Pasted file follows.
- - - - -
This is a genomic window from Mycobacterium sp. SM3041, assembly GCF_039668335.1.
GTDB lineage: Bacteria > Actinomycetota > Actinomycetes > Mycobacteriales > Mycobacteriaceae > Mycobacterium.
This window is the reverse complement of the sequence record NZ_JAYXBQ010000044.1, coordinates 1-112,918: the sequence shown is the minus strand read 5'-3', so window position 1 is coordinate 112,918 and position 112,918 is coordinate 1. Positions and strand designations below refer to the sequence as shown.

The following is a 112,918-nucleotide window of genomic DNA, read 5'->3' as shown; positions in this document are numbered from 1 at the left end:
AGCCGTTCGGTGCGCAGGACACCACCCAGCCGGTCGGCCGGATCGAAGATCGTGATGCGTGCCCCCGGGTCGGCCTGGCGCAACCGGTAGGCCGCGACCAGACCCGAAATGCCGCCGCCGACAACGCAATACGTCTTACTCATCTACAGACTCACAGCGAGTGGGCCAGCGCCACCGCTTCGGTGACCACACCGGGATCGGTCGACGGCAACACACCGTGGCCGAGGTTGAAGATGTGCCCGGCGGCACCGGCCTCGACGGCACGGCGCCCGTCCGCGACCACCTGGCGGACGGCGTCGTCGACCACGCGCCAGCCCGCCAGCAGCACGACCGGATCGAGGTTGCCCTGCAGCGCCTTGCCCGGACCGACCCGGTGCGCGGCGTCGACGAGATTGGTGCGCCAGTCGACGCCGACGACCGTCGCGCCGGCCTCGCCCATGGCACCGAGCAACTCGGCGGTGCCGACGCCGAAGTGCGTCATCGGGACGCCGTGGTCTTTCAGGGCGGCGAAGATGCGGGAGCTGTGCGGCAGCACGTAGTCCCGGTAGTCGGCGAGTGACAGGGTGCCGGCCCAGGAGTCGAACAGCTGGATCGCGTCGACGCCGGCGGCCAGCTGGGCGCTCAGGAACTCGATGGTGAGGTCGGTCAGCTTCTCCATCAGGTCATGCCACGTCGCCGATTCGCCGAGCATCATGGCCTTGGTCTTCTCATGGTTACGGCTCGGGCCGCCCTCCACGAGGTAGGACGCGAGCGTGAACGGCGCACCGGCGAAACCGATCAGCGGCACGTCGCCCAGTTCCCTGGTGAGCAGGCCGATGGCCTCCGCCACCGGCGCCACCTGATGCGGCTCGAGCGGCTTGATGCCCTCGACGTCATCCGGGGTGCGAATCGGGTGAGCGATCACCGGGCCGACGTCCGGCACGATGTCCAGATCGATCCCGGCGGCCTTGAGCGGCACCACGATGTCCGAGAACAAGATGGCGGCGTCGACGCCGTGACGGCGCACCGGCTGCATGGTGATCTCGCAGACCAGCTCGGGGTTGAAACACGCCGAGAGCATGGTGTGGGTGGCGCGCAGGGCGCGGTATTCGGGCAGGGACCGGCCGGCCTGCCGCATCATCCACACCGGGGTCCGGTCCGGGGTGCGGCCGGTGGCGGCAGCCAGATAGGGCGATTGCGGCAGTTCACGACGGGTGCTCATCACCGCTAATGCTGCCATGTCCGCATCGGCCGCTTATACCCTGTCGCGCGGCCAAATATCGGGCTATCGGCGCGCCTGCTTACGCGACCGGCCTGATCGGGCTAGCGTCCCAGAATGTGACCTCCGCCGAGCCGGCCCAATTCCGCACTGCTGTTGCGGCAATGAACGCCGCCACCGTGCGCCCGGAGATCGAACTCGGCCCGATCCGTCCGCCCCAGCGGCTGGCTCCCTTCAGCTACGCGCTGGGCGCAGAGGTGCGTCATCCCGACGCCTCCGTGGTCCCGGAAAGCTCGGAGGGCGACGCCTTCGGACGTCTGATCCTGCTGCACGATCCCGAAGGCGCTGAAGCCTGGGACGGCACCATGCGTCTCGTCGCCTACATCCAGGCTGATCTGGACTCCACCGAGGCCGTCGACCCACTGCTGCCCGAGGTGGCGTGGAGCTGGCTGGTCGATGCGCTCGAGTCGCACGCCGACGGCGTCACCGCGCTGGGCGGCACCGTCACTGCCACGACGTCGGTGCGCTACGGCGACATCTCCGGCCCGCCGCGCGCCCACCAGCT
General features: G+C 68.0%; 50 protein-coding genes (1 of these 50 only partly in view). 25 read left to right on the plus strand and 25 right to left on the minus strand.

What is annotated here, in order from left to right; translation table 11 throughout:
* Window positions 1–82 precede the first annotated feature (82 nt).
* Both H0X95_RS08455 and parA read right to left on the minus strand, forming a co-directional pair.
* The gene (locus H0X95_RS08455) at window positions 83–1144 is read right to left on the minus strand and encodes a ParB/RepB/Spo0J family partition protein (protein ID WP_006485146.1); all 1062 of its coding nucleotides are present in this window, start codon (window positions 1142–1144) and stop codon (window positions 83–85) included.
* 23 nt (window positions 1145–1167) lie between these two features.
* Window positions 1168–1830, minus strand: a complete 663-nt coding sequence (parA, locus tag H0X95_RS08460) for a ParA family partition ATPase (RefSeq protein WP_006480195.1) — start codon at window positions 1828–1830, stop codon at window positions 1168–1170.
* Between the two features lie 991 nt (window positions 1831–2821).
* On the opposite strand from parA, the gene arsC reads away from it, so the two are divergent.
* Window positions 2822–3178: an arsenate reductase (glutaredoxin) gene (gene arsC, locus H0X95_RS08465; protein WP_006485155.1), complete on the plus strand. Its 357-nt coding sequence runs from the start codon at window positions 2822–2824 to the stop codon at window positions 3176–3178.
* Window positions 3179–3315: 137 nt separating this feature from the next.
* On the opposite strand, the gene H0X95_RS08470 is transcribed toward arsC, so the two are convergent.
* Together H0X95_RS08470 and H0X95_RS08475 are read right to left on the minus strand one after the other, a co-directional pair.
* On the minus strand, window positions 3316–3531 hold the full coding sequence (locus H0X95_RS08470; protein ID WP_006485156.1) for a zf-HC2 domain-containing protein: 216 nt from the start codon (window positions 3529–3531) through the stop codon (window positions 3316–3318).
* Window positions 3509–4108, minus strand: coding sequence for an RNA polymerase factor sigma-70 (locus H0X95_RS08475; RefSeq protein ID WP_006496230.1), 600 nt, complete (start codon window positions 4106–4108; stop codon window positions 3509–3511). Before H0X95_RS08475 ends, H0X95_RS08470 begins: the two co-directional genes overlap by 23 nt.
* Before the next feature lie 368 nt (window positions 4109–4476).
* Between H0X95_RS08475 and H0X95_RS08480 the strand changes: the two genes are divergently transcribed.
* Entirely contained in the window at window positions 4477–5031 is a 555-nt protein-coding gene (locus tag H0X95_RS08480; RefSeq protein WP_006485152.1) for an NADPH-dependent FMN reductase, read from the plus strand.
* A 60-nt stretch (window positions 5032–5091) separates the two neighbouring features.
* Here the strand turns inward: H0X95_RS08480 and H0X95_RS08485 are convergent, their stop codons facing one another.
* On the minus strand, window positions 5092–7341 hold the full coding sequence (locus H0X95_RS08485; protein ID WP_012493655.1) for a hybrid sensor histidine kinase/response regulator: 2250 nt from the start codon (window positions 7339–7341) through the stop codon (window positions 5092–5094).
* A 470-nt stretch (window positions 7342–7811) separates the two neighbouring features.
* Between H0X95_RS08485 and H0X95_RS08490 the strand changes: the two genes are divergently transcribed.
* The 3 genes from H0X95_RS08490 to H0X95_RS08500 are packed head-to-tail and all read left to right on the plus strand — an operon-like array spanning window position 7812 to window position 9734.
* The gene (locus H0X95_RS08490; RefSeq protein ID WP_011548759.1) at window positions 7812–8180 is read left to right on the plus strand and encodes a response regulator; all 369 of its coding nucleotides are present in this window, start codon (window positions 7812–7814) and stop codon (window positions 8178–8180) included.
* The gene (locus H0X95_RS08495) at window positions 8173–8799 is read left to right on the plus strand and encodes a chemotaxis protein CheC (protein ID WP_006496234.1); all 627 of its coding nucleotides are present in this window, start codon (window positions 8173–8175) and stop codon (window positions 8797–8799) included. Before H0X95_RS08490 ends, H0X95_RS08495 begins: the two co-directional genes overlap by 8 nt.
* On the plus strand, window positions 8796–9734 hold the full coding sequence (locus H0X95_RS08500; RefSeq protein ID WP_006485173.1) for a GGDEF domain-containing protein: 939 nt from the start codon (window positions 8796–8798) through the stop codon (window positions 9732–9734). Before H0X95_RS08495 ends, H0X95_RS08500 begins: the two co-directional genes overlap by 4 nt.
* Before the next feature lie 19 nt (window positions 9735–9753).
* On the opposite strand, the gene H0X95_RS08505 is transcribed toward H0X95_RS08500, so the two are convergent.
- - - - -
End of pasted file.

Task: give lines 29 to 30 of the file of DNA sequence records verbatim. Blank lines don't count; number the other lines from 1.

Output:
* The 3 genes from H0X95_RS08490 to H0X95_RS08500 are packed head-to-tail and all read left to right on the plus strand — an operon-like array spanning window position 7812 to window position 9734.
* The gene (locus H0X95_RS08490; RefSeq protein ID WP_011548759.1) at window positions 7812–8180 is read left to right on the plus strand and encodes a response regulator; all 369 of its coding nucleotides are present in this window, start codon (window positions 7812–7814) and stop codon (window positions 8178–8180) included.